Thursday, 10 August 2017
Konev’s Golgotha - Mikhail Filippenkov
This review has been submitted to the Canadian Army Journal.
Author: Mikhail Filippenkov
Photos/ Maps: 18/8
In the period following the collapse of the Soviet Union, the archives of the former Soviet military were made available for historians to access when researching books relating to the Second World War. Unfortunately that window has now been significantly restricted again, limiting the ability of authors to provide a balanced accounting of events on the Eastern Front; this challenge was exacerbated by the systematic destruction of Soviet Unit records relating to operations where the Soviet Union suffered significant reversals. Operation Typhoon, the German drive for Moscow in October, 1941, falls into this category.
This work, which focusses upon the operational and tactical events running from 25 September to 12 October during which the pocket at Viaz’ma was closed, primarily deals with the Northern arm of this drive led by the Panzergruppe 3. The author traces the events leading to the capture of the town of Sychevka, a point north of Viaz’ma and critical to opening the road to Moscow. The author, a Russian national, does his best to provide a balance in the narrative between the Soviet forces of Konev’s Western Front and the German forces; unfortunately he is precluded from doing so due to the fact that all archives relating to Stavka (Soviet high command) and Front documents are still sealed. Thus, while he is able to draw some information from other sources, the book is mainly told from the German perspective.
Nevertheless, the approach taken by the author of a daily recitation of events does highlight some very interesting points on both sides: the quality of German command and control is evident in their ability to maintain decision making momentum over the Russian leadership; the dramatic changes in temperature and its effect upon the operational capabilities of both sides (the author refers to weather and temperature at the beginning of each day – the first wet snow fell on 7 October and the temperature fell to -40 at night by 10 October); the inability of the Germans to logistically maintain their forces and the incredible burden that this shortfall placed upon the rear services and the luftwaffe. Throughout the book the author refers to German units running short of fuel and the conscious decision by the German high command to not issue winter kit at the beginning of Typhoon due to the delay it would cause to the start date. The author also draws attention to the more effective combined arms operations of the Germans and the Russian lack of effective air reconnaissance. Finally, he acknowledges the overall superiority of German leadership and equipment while concurrently recognizing the strengths of the Russian forces in defensive operations.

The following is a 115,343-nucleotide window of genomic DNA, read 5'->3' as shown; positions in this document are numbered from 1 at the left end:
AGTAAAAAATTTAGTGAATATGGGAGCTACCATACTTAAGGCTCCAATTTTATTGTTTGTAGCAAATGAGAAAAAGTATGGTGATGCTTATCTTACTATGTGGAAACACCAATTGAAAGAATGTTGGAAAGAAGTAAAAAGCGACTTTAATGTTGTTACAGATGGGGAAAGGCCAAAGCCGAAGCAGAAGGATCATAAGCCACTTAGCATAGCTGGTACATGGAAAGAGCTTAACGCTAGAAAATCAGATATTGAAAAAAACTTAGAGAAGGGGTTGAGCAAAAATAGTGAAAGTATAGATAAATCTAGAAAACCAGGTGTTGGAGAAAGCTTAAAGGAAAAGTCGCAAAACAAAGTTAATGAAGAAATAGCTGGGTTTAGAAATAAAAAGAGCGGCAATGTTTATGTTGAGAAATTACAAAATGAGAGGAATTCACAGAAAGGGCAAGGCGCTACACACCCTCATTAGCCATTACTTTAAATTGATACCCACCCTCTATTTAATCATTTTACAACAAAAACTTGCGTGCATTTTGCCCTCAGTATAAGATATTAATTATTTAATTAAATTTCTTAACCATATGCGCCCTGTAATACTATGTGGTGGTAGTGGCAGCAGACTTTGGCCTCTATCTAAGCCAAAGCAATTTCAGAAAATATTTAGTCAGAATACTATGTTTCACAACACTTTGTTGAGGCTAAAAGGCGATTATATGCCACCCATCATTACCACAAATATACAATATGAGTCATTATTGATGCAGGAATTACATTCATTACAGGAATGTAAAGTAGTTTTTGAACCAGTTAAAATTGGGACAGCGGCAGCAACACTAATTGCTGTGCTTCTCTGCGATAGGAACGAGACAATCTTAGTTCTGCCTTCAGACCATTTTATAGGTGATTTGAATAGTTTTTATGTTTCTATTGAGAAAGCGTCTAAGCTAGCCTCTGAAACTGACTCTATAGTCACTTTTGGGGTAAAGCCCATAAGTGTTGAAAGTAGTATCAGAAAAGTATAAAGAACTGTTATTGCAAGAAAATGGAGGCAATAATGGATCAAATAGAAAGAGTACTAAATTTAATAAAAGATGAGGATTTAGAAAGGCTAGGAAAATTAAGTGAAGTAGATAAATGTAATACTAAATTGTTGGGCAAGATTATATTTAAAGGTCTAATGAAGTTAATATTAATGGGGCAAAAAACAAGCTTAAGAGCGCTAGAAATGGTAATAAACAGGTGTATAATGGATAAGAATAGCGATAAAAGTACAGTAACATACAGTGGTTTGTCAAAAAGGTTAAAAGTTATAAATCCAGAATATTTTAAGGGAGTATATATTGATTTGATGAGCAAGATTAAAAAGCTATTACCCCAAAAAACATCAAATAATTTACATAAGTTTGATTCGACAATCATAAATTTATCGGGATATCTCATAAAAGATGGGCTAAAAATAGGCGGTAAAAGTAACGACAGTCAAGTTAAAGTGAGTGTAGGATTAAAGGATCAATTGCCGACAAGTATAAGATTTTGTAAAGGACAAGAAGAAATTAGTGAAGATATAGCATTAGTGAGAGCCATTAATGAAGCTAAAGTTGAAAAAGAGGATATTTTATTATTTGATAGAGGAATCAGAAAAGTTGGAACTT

Helion has maintained its high standard of quality with the production value of this work. This book is a quick and interesting read but should be read in conjunction with other authors such as David Glantz, Lev Lopukhovsky “The Viaz'ma Catastrophe, 1941: The Red Army's Disastrous Stand Against Operation Typhoon” or Svetlana Gerasimova’s “The Rzhev Slaughterhouse”. I also found that the maps provided with the text did not provide much detail on the area’s in the narrative; a shortcoming when the book is broken into daily analysis. Nevertheless, an interesting and engaging read.